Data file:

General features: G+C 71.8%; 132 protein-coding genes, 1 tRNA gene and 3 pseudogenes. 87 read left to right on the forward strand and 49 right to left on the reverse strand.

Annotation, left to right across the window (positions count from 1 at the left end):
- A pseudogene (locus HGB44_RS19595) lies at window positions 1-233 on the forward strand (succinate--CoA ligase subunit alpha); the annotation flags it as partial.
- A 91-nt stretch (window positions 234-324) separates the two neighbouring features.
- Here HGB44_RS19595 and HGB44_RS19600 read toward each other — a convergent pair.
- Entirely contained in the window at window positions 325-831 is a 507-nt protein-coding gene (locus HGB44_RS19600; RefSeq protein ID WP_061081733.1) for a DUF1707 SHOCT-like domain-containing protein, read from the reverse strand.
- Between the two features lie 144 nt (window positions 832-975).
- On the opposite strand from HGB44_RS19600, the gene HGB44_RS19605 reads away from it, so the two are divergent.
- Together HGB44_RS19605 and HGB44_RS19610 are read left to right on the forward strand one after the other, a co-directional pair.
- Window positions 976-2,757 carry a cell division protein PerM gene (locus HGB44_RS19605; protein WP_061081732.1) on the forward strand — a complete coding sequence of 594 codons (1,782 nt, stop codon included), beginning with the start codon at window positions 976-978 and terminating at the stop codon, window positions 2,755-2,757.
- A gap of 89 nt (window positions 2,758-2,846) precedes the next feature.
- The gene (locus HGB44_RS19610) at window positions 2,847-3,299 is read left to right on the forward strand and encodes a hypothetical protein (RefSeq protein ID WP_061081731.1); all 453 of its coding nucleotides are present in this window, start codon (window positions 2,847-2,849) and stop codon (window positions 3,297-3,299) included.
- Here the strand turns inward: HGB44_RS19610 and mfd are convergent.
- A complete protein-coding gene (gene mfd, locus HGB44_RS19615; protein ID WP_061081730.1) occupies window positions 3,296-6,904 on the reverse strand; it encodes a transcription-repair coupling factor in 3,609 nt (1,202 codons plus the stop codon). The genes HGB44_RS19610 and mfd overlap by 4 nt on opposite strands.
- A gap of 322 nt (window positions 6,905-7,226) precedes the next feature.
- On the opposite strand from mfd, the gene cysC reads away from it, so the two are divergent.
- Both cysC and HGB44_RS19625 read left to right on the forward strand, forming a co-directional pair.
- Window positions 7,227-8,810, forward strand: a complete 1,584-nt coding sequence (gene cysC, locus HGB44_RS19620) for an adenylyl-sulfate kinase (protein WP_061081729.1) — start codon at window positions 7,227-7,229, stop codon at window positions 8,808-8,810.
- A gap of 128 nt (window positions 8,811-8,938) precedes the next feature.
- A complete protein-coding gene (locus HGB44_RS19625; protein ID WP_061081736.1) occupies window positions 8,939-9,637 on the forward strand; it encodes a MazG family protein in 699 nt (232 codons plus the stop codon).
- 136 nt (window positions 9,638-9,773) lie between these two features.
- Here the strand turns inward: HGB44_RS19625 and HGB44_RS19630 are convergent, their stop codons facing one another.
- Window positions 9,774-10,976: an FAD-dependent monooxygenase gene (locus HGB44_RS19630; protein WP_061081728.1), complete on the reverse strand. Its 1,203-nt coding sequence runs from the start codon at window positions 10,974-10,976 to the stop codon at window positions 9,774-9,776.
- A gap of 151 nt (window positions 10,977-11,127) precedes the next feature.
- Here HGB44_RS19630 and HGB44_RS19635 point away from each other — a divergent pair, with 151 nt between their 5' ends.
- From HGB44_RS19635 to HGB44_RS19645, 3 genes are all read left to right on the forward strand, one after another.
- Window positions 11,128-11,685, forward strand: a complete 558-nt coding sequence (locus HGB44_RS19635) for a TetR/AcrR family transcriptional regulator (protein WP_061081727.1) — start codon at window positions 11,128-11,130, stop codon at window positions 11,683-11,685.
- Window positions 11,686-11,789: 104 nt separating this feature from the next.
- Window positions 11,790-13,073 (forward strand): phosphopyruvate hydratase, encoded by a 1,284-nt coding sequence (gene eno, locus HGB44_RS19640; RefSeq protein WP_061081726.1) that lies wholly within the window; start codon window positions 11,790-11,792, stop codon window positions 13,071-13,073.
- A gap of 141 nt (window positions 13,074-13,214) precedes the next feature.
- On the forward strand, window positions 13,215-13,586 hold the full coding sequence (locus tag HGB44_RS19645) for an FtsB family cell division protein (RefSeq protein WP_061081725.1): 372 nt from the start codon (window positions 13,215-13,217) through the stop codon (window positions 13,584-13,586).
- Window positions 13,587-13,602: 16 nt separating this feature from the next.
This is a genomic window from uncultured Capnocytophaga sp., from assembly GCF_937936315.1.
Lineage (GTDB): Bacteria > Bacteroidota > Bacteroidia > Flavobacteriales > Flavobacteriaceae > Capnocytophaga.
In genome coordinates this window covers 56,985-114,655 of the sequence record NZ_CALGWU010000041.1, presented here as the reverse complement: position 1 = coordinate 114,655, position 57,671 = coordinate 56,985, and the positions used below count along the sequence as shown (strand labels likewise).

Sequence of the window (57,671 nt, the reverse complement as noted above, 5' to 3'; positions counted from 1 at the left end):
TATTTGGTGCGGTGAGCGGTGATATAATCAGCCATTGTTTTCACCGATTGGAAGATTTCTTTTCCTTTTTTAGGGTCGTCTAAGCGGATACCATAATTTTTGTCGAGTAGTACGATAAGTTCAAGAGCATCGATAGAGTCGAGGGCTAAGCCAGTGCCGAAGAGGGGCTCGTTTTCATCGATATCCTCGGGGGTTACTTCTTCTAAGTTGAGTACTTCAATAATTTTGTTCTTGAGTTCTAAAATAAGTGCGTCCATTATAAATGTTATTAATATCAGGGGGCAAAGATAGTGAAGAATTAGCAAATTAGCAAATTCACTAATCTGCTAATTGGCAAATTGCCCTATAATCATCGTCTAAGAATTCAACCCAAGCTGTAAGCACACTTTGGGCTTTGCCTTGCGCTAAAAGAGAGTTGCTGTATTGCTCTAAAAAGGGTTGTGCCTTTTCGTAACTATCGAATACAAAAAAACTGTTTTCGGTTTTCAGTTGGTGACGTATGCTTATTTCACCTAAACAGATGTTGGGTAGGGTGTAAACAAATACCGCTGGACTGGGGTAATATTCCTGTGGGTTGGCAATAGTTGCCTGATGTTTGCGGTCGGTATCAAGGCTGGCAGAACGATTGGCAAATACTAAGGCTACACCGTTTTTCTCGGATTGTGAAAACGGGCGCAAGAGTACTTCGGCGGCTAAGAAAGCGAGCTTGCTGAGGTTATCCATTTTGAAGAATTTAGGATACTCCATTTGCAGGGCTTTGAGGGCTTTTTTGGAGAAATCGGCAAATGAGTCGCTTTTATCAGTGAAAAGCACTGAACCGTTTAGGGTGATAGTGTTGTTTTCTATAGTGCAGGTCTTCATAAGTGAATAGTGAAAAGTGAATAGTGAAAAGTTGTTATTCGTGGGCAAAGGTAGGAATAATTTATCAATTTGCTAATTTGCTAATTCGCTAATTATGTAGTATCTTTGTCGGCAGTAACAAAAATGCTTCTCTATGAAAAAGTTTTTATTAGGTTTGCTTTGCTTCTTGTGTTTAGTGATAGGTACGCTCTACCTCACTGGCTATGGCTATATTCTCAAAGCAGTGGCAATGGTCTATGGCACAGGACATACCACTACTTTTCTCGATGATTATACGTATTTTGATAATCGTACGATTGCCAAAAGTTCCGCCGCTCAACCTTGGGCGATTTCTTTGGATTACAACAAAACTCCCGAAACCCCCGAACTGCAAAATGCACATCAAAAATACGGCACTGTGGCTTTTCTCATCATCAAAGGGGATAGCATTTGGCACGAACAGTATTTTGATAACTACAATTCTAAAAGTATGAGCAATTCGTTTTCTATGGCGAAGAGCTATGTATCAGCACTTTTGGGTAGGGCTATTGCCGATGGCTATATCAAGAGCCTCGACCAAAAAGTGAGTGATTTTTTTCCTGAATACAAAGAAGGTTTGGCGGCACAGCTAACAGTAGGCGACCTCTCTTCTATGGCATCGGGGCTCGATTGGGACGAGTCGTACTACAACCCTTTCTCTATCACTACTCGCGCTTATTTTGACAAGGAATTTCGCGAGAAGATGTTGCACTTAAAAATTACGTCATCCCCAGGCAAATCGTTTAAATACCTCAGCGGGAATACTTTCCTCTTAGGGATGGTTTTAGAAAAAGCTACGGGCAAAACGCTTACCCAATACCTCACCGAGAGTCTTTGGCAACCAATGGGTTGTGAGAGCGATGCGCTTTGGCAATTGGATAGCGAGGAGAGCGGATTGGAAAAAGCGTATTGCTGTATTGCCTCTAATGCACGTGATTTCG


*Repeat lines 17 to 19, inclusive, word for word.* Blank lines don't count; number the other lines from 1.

- Both cysC and HGB44_RS19625 read left to right on the forward strand, forming a co-directional pair.
- Window positions 7,227-8,810, forward strand: a complete 1,584-nt coding sequence (gene cysC, locus HGB44_RS19620) for an adenylyl-sulfate kinase (protein WP_061081729.1) — start codon at window positions 7,227-7,229, stop codon at window positions 8,808-8,810.
- A gap of 128 nt (window positions 8,811-8,938) precedes the next feature.